|Publication number||US5253149 A|
|Application number||US 08/007,110|
|Publication date||Oct 12, 1993|
|Filing date||Jan 21, 1993|
|Priority date||Jan 21, 1993|
|Publication number||007110, 08007110, US 5253149 A, US 5253149A, US-A-5253149, US5253149 A, US5253149A|
|Inventors||Loren D. Ostema, Jonathan L. Kaye|
|Original Assignee||Ostema Loren D, Kaye Jonathan L|
|Export Citation||BiBTeX, EndNote, RefMan|
|Patent Citations (8), Referenced by (18), Classifications (6), Legal Events (5)|
|External Links: USPTO, USPTO Assignment, Espacenet|
1. SCOPE OF INVENTION
This invention relates generally to illuminated jewelry, and more particularly to light emitting diode-type miniature jewelry having a uniquely configured compact battery housing and stem for supporting the LED and energy conserving features.
2. PRIOR ART
It is well-known to utilize illuminated jewelry for earrings, body lights and for illuminated articles of clothing. However, in addition to being relatively cumbersome, such prior art devices are also relatively unreliable, short-lived and fail to achieve a desirable level of ornamentality and illumination.
One good attempt to meet these needs is disclosed in U.S. Pat. No. 4,237,525 invented by Deter which teaches illuminated jewelry using a miniature battery as an LED base for an earring for a pierced earlobe. Although this devices appears relatively compact and functional, the level of ornamentality appears to be diminished by the utilitarian structural mounting of the LED and illumination time would be limited.
A very recent patent issued to Miceli in U.S. Pat. No. 4,140,840 teaches an electrical earring for a pierced earlobe containing an LED light-enhancing display light element such as a translucent stone. However, this device is relatively complex in nature, depending on a light transmitting post for transferring light emitting from a small LED mounted against the back or base of the earring formed of a small battery.
Several other attempts toward the development of economically manufacturable, reliable and marketable LED jewelry are disclosed in U.S. Pat. No. 5,018,053, 4,719,544, 4,408,261 and 4,459,645. The complexity of these devices, in combination with their failure to have ever been marketed successfully, speak to their ineffectiveness.
The present invention represents a step beyond the above-described prior art toward a compact and acceptably decorative longer-life piece of LED-illuminated jewelry.
This invention is directed to illuminated jewelry connectable to a wearer as an earring, a clothes pendant or the like includes a light-emitting diode (LED) connected onto an enlarged flat base member at one end of an elongated stem. A miniature battery housing also includes a stem cavity positioned immediately adjacent and generally coextensive with the battery compartment to supportively receive and releasably retain the distal portion of the stem therewithin. The stem and housing are structured so that an electrical circuit is completed between the battery and the LED through the stem when the stem is fully inserted to the bottom of the stem cavity. In this configuration, a gap between the enlarged base member and the housing generally equal to the thickness of the wearer's earlobe or article of clothing is defined. A transparent lens over the LED may be provided to enhance decorative illumination. The stem preferably has two detented positions within the stem cavity, the first a partially inserted position wherein the device may be held for wearing and storage without LED illumination and a second fully inserted position when the LED is illuminated.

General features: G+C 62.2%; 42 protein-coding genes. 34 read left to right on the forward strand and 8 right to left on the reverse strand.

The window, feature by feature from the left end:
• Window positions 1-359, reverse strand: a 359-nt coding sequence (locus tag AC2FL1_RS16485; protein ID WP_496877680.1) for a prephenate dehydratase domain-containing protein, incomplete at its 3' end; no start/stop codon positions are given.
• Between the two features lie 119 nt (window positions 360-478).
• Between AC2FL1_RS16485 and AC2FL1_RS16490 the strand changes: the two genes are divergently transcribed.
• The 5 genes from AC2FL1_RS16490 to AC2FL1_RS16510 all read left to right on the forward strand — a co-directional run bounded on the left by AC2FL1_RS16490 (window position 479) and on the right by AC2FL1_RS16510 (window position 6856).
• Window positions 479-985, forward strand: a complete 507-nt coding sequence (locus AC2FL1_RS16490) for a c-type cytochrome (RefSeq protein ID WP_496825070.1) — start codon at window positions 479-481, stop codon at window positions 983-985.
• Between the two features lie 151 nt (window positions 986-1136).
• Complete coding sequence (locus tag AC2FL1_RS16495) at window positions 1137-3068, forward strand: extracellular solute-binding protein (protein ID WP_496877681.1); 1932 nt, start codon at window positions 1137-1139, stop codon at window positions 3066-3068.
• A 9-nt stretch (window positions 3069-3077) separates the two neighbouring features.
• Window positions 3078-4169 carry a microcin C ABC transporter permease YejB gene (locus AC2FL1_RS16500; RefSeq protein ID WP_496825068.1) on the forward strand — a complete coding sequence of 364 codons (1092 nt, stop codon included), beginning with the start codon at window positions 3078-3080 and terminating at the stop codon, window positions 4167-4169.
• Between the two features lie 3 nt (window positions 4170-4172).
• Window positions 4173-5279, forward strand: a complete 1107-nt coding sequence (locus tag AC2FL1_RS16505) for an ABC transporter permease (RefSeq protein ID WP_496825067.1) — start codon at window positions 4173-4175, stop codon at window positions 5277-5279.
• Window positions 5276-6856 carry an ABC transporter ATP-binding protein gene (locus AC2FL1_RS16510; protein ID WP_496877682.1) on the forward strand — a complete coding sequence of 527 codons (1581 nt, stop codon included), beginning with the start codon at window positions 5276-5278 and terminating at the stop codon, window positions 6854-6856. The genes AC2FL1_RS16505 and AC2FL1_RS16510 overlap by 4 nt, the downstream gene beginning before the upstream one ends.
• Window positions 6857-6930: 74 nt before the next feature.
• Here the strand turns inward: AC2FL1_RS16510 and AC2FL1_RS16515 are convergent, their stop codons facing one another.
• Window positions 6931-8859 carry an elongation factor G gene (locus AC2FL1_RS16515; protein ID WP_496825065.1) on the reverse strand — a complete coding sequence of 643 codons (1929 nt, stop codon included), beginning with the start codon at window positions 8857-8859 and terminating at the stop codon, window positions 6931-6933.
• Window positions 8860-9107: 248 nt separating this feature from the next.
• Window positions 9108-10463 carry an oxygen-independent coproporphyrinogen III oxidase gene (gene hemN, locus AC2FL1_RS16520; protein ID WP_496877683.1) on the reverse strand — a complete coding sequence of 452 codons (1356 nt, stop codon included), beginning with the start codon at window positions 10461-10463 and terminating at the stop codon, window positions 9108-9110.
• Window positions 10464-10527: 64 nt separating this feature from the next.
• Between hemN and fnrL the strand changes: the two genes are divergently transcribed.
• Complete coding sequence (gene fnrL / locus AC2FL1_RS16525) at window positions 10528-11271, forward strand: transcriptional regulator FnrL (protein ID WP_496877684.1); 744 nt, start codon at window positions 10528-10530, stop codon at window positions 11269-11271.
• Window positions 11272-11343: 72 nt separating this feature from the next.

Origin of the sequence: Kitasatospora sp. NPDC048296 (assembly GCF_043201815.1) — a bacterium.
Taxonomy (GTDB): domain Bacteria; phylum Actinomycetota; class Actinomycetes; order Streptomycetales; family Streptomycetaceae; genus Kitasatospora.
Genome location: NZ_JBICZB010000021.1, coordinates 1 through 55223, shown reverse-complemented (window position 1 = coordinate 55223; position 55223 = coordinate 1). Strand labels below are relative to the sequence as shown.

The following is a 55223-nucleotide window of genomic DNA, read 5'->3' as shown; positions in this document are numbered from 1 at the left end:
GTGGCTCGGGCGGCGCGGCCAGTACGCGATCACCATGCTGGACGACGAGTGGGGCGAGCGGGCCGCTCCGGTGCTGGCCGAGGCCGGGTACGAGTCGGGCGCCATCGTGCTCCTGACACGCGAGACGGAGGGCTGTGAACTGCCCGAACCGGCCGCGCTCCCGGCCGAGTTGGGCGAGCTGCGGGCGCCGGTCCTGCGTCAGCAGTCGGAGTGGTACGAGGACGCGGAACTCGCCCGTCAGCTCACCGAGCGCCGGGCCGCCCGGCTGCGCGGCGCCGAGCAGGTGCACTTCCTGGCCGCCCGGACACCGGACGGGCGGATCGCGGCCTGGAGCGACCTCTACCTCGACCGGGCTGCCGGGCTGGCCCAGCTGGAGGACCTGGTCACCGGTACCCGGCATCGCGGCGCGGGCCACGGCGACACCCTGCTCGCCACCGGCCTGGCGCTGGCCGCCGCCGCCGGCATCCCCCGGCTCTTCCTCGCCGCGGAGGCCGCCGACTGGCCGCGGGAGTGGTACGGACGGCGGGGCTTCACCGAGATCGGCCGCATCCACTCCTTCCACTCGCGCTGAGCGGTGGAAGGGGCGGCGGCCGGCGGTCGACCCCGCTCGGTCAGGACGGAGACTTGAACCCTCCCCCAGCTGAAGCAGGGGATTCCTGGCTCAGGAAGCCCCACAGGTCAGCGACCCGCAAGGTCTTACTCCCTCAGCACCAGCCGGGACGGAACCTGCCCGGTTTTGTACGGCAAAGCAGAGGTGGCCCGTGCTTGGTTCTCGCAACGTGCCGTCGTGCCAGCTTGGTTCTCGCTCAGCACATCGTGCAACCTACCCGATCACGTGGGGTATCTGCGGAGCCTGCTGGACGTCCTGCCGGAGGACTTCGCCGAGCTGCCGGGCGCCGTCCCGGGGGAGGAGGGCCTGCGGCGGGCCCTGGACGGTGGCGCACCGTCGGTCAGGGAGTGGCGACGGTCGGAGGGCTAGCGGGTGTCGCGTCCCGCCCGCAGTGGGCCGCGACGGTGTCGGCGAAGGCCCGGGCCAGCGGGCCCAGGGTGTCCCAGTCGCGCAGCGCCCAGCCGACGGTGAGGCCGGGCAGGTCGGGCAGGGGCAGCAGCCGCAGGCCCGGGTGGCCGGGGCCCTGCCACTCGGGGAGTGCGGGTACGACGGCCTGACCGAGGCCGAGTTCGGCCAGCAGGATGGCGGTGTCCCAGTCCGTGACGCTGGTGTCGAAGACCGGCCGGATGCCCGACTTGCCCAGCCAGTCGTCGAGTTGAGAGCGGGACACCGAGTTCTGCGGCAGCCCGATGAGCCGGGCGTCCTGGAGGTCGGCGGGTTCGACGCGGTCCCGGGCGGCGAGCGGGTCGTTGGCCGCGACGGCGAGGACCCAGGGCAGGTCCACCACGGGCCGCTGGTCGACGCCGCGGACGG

It is therefore an object of this invention to provide enhanced LED-illuminated jewelry for use as both an earring for pierced earlobes and for connection to articles of clothing.
It is yet another object of this invention to provide illuminated jewelry having a uniquely configured stem for both supporting an LED and its transparent enclosing lens, while also serving as a dual electrical conductor between the LED and miniature batteries within the compact battery housing.
It is yet another object of this invention to provide illuminated jewelry which may be worn securely with the LED either illuminated or otherwise for energy conserving.
It is yet another object of this invention to incorporate state of the art microchip electronics in combination with an LED for miniaturization and effective decorative appeal.
In accordance with these and other objects which will become apparent hereinafter, the instant invention will now be described with reference to the accompanying drawings.
FIG. 1 is a side elevation partial section view of the invention.
FIG. 2 is an enlarged exploded partial section view of the battery housing shown in FIG. 1.
FIG. 3 is an enlarged partial section broken view of the stem assembly shown in FIG. 1.
FIG. 4 is a view in the direction of arrows 4--4 in FIG. 2.
FIG. 5 is a view in the direction of arrows 5--5 in FIG. 2.
Referring now to the drawings, the invention is shown in FIG. 1 generally at numeral and includes a stem assembly 12 and a battery housing assembly 36. As best seen in FIGS. 2, 4 and 5, the battery housing 36 includes a plastic molded battery case 38, preferably molded of transparent plastic for decorative effect, the case 38 sized to receive a pair of miniature silver oxide batteries 42 closely fitted within a defined compartment 72 as shown. A cap 44 lockably engages into groove 58 by locking tab 54 into a matching notch 56 molded into the inner surface of the battery compartment of case 38 as seen in FIG. 2. This cap 44 includes biasing member 46 which presses against miniature batteries 42 for retention. A coin receiving slot 70 is also provided for removal and reinstallation and tightening of the cap 44 as shown in FIG. 4.